This was the first sci-fantasy series I recall reading when I was about 8. That was nearly 40 years ago and I still recall the prophesy poem and story highlights quite vividly.
This series touches all the great tropes: The grail, Arthur & Merlin, great Old Ones, magic, effigies, animal companions and magical trees... and kids saving the day.
This series has always been one of my favorites and I've read this book innumerable times. I was hesitant about the audio version, because it can change the way you perceive the book. My only complaint would be that the recitation of the poems/chants wasn't, to my opinion, done very well, but that is a minor complaint. I really enjoyed the addition of the correct accent to the way I've always "heard" the story narrated in my mind.
I'm not blind drunk, I'm just blind.
This is the sequel to Over Sea, Under Stone. Set an indeterminate though presumably relatively brief time after the events of that first tale, this story centers around Will Stanton, who is one day away from his eleventh birthday and several days before Christmas, a chaotic time in his large family. And it's at this time that strange things begin to happen. It started when Will and his elder brother James went to get some hay from a local farmer who gives Will a strange ornament and tells him to wear it always on his belt like an extra buckle. Following a night of troubled sleep and a sudden snowstorm, Will wakes to find a strange landscape outside his window and, after a few encounters with a sinister black rider and a pathetic, frightened tramp, Wil makes his way to a strange set of doors leading into a great hall where a strange woman known simply as the Lady waits with a tall man, Meriman Lyon. These two tell Will that he is the last of the Old Ones, an ancient order of guardians whose purpose is to protect the world from the forces of evil, the Dark, and that this day, Will's birthday, marks the beginning of his quest. Will learns that he must find the six signs of light, one of which, the sign of iron, he already possesses. He learns that the mysterious, frightened vagrant he met earlier possesses the second of the six, but that finding the others will be much more difficult, and the forces of the Dark will stop at nothing to prevent the six from being joined. Can Willl recover the signs before all is lost?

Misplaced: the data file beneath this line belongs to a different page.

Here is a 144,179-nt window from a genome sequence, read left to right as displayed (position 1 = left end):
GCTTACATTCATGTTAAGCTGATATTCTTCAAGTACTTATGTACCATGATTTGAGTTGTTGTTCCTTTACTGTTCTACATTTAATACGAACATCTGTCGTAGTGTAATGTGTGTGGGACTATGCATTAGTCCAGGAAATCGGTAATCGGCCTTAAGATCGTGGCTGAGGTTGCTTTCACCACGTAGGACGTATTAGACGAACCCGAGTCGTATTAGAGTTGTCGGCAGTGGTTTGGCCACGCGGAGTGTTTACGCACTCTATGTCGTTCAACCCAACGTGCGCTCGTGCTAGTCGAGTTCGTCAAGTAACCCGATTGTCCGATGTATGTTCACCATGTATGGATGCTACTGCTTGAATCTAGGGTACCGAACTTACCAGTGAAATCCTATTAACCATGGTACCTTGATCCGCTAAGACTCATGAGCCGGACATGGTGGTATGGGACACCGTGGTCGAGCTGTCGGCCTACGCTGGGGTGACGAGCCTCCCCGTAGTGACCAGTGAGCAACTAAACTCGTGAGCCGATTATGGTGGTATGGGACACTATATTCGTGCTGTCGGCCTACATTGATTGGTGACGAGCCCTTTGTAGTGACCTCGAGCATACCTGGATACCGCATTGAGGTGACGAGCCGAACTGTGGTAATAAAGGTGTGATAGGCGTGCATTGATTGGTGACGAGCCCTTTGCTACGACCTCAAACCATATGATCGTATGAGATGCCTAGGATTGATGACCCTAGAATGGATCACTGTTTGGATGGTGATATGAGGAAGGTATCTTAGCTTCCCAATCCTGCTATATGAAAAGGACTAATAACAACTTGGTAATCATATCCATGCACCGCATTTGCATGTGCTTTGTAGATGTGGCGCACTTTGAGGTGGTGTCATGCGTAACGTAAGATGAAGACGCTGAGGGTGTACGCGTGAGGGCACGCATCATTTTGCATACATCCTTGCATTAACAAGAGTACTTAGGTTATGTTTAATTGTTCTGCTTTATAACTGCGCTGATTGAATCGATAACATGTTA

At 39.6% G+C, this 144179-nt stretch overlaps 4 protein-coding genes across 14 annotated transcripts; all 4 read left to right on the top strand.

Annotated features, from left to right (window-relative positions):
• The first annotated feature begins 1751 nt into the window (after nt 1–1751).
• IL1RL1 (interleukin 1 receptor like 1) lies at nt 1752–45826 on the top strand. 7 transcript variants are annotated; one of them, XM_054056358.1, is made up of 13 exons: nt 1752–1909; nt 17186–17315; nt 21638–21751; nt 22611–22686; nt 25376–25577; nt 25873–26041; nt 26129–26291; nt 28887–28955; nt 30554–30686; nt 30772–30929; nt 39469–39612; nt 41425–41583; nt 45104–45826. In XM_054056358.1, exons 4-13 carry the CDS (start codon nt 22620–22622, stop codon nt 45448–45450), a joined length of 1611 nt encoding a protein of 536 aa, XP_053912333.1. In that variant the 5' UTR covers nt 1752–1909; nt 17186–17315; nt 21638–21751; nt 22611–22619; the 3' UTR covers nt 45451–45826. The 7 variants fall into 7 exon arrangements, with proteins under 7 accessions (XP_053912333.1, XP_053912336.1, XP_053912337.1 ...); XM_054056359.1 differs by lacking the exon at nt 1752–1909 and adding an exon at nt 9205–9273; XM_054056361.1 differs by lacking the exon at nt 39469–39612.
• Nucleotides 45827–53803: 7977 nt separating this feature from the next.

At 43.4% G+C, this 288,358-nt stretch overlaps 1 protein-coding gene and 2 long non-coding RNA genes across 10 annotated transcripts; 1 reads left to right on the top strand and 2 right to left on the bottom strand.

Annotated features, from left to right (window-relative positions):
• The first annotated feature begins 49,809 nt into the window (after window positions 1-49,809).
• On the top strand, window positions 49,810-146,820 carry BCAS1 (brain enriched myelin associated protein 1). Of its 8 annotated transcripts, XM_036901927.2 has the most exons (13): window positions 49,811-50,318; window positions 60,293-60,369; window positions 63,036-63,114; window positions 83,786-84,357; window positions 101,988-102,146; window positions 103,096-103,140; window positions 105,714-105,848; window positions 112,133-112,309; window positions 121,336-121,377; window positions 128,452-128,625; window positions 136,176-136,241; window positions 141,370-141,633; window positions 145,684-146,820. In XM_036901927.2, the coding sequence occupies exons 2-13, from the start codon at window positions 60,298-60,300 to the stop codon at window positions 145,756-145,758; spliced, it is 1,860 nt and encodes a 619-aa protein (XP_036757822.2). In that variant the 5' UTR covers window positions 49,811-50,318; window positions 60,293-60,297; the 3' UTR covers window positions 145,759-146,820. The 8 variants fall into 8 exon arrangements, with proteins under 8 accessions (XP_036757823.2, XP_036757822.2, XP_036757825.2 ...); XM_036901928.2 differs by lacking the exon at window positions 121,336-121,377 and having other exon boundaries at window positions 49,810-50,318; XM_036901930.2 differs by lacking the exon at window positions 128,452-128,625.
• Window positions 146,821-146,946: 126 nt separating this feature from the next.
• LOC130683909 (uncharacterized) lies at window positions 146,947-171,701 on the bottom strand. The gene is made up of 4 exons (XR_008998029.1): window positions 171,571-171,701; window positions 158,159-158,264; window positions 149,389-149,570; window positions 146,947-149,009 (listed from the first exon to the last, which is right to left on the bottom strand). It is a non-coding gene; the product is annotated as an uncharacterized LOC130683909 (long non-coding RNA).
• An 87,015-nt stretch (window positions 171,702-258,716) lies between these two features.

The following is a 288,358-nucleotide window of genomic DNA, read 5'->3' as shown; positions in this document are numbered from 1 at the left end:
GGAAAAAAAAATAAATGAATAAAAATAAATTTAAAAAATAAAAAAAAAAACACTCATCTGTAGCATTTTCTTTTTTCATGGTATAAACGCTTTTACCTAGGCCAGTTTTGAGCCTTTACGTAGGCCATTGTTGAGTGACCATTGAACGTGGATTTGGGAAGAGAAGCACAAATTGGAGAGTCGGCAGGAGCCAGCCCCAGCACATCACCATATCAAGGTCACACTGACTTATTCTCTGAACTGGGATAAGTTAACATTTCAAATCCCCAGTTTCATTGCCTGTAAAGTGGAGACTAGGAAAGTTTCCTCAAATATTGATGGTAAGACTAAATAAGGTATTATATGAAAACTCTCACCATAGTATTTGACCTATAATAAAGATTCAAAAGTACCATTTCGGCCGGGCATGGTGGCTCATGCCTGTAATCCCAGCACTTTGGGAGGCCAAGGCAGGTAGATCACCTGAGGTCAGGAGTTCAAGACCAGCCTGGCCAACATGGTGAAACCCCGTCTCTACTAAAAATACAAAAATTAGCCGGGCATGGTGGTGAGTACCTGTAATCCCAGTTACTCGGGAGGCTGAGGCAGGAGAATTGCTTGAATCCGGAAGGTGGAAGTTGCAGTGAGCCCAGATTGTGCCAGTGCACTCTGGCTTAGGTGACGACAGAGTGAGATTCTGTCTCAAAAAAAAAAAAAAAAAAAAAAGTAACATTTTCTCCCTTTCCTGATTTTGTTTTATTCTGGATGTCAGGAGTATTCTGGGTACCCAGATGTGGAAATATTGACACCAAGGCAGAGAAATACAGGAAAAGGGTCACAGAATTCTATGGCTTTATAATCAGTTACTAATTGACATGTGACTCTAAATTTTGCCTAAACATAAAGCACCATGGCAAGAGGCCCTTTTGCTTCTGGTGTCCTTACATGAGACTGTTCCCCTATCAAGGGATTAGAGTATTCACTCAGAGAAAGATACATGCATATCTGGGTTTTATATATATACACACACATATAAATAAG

As before British actor Alex Jennings does a standup job of bringing this tale to life. I would, however, recommend that you download the enhanced format version from Audible, as I know that the Format 4version in particular seems to be either damaged, corrupted or in a format that some MP3 players can't play properly. All I know is that it got to a certain point and then stopped, and while I could conceivably have just skipped past that chapter it would have been a shame to skip even just the small part that seemed to be damaged. The enhanced format worked more or less perfectly though, so I got the entire story, which was just as gripping as I remembered it from my teenage years. It's just unfortunate that Hollywood, in their usual fashion, had to totally mangle the story in the 2007 film adaptation, The Seeker. Almost makes me want to become a film director so I could make film adaptations of the entire series that would actually do it justice, particularly in view of the fact that Susan Cooper herself has expressed extreme disappointment with the way The Seeker washandled.